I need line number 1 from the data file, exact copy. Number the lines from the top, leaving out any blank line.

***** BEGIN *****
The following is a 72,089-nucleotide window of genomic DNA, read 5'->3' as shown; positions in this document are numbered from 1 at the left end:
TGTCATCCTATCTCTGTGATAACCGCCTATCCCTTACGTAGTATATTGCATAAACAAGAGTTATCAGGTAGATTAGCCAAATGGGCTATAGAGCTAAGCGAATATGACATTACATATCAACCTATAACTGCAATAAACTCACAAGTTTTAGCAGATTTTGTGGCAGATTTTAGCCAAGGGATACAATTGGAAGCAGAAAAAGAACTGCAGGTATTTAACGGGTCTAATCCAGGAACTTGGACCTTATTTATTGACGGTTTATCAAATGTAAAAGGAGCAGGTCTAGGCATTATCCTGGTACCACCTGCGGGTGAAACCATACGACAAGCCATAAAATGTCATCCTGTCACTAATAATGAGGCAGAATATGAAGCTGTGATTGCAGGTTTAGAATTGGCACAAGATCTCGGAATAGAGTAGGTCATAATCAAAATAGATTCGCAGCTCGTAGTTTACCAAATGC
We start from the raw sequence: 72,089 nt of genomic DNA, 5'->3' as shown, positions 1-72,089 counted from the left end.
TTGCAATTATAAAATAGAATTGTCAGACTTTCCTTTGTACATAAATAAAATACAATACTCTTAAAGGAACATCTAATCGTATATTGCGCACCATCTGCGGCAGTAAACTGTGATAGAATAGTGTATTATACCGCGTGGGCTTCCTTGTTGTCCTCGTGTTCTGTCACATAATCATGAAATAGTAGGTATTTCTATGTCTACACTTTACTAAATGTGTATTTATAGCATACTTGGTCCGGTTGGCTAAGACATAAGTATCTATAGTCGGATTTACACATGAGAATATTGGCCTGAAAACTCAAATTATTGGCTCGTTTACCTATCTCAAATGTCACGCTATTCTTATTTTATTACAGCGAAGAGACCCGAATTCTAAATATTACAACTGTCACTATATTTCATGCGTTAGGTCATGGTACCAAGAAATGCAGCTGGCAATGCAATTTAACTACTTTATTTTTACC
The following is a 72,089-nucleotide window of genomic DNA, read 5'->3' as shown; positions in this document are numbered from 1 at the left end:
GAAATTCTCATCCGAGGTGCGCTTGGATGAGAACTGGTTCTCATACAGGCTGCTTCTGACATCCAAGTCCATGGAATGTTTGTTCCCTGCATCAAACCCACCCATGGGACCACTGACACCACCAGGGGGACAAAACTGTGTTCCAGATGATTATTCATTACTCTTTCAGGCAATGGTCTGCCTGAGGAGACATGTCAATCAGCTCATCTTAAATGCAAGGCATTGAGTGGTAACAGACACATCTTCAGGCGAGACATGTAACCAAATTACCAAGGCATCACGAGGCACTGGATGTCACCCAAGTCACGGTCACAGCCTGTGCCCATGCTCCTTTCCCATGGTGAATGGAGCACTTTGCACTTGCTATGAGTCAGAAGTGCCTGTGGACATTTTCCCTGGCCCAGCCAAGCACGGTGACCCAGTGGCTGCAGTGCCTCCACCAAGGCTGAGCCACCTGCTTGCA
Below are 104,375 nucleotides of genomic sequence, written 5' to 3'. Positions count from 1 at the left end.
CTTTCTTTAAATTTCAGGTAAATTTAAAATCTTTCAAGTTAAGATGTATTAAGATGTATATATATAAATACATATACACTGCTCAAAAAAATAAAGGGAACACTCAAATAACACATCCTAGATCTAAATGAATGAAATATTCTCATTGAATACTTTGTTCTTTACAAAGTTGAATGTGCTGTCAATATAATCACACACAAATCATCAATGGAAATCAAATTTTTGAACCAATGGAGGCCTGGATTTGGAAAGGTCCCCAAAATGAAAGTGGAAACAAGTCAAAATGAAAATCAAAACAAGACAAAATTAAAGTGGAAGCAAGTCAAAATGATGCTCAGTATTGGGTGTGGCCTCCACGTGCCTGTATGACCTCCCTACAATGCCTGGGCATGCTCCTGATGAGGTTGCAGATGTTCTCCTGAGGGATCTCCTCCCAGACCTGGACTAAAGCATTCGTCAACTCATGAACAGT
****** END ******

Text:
The following is a 72,089-nucleotide window of genomic DNA, read 5'->3' as shown; positions in this document are numbered from 1 at the left end: